Besides confirming that longstanding observation, the study signals an alarm for island populations in a rapidly warming world. It suggests that climate change may have devastating consequences for lizards and other animals that inhabit islands because their ecosystems are much more sensitive than those on the mainland to change.
Details of the study conducted by biologists at the University of California, San Diego will appear in a paper slated for publication in the June issue of the journal Ecology Letters, available online in May.
“We found that island populations are less resistant to biological invasions, which will likely increase dramatically with changing climate,” says Walter Jetz, an assistant professor of biological sciences at UCSD and a co-author of the study.
“Climate change will drive animals to move to new places,” says Lauren Buckley, a postdoctoral fellow at the Santa Fe Institute who is a visiting scholar at UCSD and the other co-author of the study. “Our research suggests that those animals that move to islands can strongly affect the sensitive animal communities on islands.”
In addition to their increased sensitivity to biological invasions, populations on islands are more vulnerable than those on the mainland to sea level rise and increased storm activity, which are expected by many scientists to become worse as a result of global warming.
Jetz and Buckley gathered 643 estimates of lizard abundance from around the world for their survey, the first extensive global study of island densities for any animal group. Analyzing these estimates, they determined that lizards were consistently more than ten times more abundant on islands than on the mainland.
Previous research conducted by Ted Case at UCSD and others on small groups of islands had found that islands’ limited areas and isolation can reduce predation and competition pressures. As a result, island animals were able to reach exceptionally high densities.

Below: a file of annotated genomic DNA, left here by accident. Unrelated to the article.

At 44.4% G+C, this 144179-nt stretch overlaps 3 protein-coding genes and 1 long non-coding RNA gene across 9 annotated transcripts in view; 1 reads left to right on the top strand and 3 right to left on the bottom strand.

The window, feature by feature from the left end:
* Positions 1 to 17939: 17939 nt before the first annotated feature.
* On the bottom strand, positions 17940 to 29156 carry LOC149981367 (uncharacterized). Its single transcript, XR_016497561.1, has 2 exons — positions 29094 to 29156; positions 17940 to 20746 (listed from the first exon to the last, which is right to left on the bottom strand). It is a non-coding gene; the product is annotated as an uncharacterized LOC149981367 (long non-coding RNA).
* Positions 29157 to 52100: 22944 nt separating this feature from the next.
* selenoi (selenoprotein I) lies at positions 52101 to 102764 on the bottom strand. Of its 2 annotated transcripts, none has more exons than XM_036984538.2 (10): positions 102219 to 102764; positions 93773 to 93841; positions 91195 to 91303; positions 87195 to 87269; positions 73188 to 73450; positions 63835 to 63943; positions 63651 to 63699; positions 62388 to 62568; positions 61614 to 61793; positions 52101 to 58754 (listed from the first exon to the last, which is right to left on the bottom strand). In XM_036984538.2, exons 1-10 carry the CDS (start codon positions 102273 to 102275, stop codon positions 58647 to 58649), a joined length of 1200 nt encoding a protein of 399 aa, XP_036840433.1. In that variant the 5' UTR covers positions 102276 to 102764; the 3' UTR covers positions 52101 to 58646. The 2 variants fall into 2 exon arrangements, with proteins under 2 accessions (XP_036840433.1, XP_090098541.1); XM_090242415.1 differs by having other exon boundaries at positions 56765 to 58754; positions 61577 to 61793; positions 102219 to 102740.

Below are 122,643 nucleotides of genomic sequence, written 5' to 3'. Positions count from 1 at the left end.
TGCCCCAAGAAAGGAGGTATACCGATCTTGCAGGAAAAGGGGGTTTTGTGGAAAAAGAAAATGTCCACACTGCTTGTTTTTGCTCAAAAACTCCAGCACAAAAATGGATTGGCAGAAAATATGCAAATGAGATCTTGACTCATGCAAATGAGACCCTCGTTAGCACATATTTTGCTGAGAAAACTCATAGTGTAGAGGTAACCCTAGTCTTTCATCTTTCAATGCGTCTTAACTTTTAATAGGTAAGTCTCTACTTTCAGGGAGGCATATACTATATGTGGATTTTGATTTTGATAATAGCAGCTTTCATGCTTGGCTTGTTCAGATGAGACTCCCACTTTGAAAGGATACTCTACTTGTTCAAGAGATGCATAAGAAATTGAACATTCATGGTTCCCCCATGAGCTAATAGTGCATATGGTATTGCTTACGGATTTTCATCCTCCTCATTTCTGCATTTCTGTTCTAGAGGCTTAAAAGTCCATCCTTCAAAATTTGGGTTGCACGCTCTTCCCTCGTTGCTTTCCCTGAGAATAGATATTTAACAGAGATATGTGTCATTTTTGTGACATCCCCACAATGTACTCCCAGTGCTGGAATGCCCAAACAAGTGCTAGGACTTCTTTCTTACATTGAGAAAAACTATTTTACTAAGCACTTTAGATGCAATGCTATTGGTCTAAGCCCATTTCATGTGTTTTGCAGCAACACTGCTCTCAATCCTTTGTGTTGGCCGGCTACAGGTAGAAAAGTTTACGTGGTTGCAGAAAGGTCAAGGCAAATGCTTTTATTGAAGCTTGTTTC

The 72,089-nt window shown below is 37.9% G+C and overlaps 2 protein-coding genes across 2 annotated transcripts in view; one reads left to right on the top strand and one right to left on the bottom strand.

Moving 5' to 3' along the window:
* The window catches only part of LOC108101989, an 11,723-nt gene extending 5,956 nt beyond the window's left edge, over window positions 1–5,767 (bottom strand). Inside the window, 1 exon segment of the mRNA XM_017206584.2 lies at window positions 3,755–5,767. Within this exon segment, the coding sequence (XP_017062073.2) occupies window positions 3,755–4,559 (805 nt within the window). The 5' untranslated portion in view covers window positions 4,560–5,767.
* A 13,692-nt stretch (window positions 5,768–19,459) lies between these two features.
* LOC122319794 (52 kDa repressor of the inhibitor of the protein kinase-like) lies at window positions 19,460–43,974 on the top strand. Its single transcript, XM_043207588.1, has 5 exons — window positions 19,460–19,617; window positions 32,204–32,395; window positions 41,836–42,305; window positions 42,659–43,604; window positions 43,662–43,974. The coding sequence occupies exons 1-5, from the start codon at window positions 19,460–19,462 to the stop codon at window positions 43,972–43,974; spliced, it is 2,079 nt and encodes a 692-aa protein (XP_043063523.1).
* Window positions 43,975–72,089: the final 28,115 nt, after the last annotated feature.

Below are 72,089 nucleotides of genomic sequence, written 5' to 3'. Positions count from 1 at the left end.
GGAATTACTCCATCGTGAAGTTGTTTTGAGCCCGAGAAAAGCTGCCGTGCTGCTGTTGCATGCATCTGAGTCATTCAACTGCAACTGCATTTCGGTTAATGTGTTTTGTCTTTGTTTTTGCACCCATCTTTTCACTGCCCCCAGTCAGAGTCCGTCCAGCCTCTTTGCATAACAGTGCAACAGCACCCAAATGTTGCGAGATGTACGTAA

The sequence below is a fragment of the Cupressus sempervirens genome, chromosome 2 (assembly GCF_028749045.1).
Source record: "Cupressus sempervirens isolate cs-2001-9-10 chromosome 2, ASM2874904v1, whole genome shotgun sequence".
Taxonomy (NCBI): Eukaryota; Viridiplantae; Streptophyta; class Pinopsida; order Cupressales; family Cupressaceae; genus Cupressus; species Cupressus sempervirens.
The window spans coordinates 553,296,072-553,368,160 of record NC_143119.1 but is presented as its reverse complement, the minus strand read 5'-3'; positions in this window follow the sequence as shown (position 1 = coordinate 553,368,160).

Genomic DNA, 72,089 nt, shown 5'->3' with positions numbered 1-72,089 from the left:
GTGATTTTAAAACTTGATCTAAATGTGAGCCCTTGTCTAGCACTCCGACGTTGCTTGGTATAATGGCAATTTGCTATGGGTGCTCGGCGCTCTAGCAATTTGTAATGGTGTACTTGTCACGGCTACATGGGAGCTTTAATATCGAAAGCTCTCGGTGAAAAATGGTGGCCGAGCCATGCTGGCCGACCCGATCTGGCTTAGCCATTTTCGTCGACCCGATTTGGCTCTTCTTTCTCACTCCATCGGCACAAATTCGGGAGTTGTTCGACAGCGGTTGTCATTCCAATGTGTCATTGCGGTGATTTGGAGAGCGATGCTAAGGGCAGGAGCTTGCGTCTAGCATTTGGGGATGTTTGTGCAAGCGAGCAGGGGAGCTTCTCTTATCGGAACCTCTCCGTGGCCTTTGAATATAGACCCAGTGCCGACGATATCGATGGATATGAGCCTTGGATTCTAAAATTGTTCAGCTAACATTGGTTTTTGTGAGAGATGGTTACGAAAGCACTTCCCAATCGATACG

In their study, Jetz and Buckley confirmed that reduced numbers of predators and competitors accompany high lizard densities on islands across the world. The two biologists concluded that an average acre of mainland contains 52 lizards while an island acre contains 777 lizards. This difference in density persisted when the scientists controlled for location and environmental conditions.
“The ecology of islands is particularly important because, while the world’s more than 100,000 islands constitute only 7 percent of the global land surface, they contain many of the earth’s species with numerous species restricted to single islands,” says Buckley. “500 million people depend on island ecosystems for their food and livelihoods.”
The study suggests that islands are particularly sensitive to the loss and gain of species. Species introductions have had dramatic consequences for islands. Introduced mongooses have devastated island populations of lizards and introduced snakes have caused the loss of birds and lizards on islands.
“Cases of species introductions wreaking havoc on islands are likely to become more common as the islands face increasing pressures from population growth, tourism, development, and climate change,” says Jetz. “The consequences of island vulnerability have already been observed as island species account for half of known animal extinctions and a full 90 percent of known bird extinctions in the last 400 years. Our study suggests that islands will continue to be vulnerable worldwide.”